In our previous study, Northern blot and immunoblot analyses revealed that the levels of both rOCT2 transcript and protein expression were greater in the kidney of male than of female rats. In contrast, there were no appreciable gender differences in the expression level of rOCT1, rOCT3 or rOAT1 mRNA [20]. Thus, we postulated that rOCT2 could be an organic cation transporter whose expression is regulated by gender-related factors, whereas rOCT1 may be a constitutive type of transporter. In this study, this assumption was tested by treating rats with testosterone and estradiol, since we detected gender differences in serum levels of these hormones (Table 1). Treatment with testosterone produced a marked increase in the steady-state level of rOCT2 mRNA in the male and female rat kidney. We speculated that rOCT2 mRNA expression was under strong stimulatory regulation by testosterone. In contrast to the case of rOCT2, testosterone treatment showed no effect on the expression of rOCT1 mRNA (Fig. 1). This indicated that rOCT1 could be an organic cation transporter expressed constitutively in the kidney with no gender differences. Treatment with estradiol caused a small decrease in rOCT2 expression in male rats, suggesting that the expression may be weakly down-regulated by estradiol. In the female rat kidney, administration of estradiol had no effect on rOCT2 expression (1, 2). Although the precise mechanisms underlying this difference in effect are unknown, the gender-dependent differential regulation of rOCT2 expression by estradiol via other endogenous factor(s) might be involved.

The present findings support the linkage between hormonal regulation of rOCT2 expression and organic cation transport activity in the kidney. The TEA accumulation by slices from the male rat kidney was significantly enhanced by treatment with testosterone, but was depressed by estradiol treatment (Fig. 3A). On the other hand, the TEA accumulation by slices from the female kidney was also stimulated by testosterone, but was mostly unaffected by estradiol (Fig. 3B). Thus, the up- or down-regulation of rOCT2 expression appeared to be related to the TEA transport activity in the kidneys. In other words, rOCT2 should be a primary organic cation transporter in the basolateral membranes of the renal tubular cells, whose expression would be regulated by androgens.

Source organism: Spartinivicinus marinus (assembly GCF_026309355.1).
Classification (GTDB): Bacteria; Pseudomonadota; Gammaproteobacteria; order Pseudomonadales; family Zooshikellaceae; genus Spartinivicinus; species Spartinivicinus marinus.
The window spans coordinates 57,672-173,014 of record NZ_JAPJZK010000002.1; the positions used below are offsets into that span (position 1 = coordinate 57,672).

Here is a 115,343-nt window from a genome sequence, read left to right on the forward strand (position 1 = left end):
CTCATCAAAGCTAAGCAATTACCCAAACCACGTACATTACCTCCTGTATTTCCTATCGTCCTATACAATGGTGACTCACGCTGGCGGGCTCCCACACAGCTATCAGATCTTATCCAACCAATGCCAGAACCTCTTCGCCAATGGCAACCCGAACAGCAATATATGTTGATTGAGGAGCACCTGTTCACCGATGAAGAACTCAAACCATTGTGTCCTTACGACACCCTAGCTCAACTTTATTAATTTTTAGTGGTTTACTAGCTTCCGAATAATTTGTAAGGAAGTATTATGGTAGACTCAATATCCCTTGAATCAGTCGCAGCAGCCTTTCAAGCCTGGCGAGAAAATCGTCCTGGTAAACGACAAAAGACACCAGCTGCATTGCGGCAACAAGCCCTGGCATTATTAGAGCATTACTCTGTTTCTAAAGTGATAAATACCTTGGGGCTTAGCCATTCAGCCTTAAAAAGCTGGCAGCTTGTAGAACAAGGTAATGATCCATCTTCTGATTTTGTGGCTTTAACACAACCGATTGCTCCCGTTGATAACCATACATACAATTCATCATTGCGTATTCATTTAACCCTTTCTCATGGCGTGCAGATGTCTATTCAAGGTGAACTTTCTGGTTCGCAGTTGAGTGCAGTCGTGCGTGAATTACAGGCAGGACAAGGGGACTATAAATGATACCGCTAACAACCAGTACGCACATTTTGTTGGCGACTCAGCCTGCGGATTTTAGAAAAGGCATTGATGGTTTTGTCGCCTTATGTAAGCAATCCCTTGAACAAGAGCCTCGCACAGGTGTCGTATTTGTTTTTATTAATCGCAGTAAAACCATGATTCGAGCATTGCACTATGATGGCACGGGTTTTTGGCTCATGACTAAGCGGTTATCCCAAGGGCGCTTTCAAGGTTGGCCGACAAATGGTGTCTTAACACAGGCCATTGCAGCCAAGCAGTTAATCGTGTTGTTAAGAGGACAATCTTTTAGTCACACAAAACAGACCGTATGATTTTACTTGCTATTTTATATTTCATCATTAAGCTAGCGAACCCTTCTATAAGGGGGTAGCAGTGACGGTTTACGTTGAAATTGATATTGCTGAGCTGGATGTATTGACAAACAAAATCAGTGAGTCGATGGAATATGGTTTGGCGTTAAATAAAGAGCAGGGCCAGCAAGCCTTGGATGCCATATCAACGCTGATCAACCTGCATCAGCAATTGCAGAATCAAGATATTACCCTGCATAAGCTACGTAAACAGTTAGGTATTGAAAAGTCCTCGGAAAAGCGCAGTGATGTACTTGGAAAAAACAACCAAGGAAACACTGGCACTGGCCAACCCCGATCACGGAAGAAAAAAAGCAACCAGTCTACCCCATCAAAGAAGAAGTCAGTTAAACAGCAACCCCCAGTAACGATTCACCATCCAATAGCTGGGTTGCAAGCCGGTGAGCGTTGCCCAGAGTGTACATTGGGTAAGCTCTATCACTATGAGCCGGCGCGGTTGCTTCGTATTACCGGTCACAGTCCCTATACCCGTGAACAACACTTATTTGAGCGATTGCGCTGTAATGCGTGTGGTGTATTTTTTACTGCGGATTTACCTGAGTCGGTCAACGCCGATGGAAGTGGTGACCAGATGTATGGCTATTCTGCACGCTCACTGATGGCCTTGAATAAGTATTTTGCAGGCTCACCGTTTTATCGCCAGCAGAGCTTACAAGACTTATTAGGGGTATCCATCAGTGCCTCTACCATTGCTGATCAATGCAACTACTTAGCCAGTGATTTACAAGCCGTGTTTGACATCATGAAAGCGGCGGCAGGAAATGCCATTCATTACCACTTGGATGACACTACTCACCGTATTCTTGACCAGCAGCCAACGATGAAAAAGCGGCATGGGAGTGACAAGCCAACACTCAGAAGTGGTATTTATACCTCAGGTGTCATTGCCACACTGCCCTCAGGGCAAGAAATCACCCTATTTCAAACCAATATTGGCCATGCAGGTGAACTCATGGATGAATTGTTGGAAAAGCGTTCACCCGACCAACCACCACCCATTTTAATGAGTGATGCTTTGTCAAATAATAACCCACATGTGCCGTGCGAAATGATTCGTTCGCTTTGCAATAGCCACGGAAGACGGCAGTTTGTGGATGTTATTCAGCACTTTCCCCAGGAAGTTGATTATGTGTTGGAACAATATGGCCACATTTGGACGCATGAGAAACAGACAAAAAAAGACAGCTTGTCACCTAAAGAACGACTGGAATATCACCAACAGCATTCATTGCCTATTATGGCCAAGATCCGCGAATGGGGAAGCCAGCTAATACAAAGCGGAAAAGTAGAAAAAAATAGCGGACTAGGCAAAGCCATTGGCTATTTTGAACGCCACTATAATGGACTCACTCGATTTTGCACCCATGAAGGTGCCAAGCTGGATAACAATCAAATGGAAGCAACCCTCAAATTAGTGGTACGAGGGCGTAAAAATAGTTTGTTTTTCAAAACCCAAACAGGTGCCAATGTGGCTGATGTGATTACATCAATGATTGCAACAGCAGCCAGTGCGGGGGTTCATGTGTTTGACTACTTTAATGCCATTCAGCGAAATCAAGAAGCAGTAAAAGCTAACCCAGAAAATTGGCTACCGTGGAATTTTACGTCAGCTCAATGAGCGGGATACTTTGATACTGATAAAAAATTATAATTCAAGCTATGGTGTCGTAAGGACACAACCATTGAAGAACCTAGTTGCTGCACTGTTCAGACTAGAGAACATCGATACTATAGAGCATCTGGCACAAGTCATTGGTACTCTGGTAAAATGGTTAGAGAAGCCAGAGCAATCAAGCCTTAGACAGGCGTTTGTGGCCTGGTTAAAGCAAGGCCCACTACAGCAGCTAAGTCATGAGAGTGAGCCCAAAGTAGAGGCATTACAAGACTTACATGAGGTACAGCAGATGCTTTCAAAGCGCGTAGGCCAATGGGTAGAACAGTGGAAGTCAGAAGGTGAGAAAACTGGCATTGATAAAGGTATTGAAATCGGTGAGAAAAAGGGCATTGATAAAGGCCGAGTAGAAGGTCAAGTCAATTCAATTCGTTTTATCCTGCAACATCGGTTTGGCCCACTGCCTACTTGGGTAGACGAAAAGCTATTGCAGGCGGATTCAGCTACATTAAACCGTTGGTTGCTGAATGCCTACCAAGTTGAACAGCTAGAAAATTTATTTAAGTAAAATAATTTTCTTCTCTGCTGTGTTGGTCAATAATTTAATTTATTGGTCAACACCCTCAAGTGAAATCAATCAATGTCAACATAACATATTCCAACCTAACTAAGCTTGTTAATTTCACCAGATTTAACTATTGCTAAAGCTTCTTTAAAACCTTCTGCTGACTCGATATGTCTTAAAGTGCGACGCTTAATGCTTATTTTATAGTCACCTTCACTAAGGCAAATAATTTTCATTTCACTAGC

Gender-dependent expression of the transporter has been reported for the sodium taurocholate transporting polypeptide [25], and oatp [21]. Lu et al. [21] reported that renal oatp mRNA expression was under strong control of testosterone and weaker regulation by estrogen. They speculated that this regulation of renal oatp expression may be important in modulating the renal tubular secretion of 17β-D-glucuronide, which is a major substrate of oatp. Although it is still unclear why rOCT2, but not rOCT1, is sexually regulated by testosterone and partly by estradiol in the kidney, we speculate that this transporter might play a physiological role in the metabolic clearance of endogenous substances, which may be generated differentially in males and females, for effective removal from the circulation to maintain hormone balance.

Recently, the human organic cation transporters hOCT1 and hOCT2 were cloned [26]. Northern blot analysis demonstrated that hOCT1 is expressed primarily in the human liver, while hOCT2 is expressed mainly in the human kidney. In situ hybridization and immunohistochemical analyses indicated expression of hOCT2 mainly in the distal tubule where the transporter is localized at the luminal membrane [26]. There is no information concerning gender differences in expression of hOCT2. Further studies are required to determine whether there are gender differences in hOCT2 expression and in cation transport mediated by hOCT2 in the human kidney.

In conclusion, we demonstrated that rOCT2 is responsible for the gender differences in renal organic cation transport activity, possibly in the basolateral membranes of tubular epithelial cells, and that the differences in rOCT2 expression are regulated by the overall balance of testosterone and estradiol. These findings suggest that rOCT2 may play physiological and pharmacological roles in renal clearance of endogenous and exogenous organic cations from the blood.

Acknowledgements

This work was supported in part by a Grant-in-Aid for Scientific Research (B) from the Ministry of Education, Science, Sports, and Culture of Japan, and by the Smoking Research Foundation, and by a Grant-in-Aid from Uehara Memorial Foundation.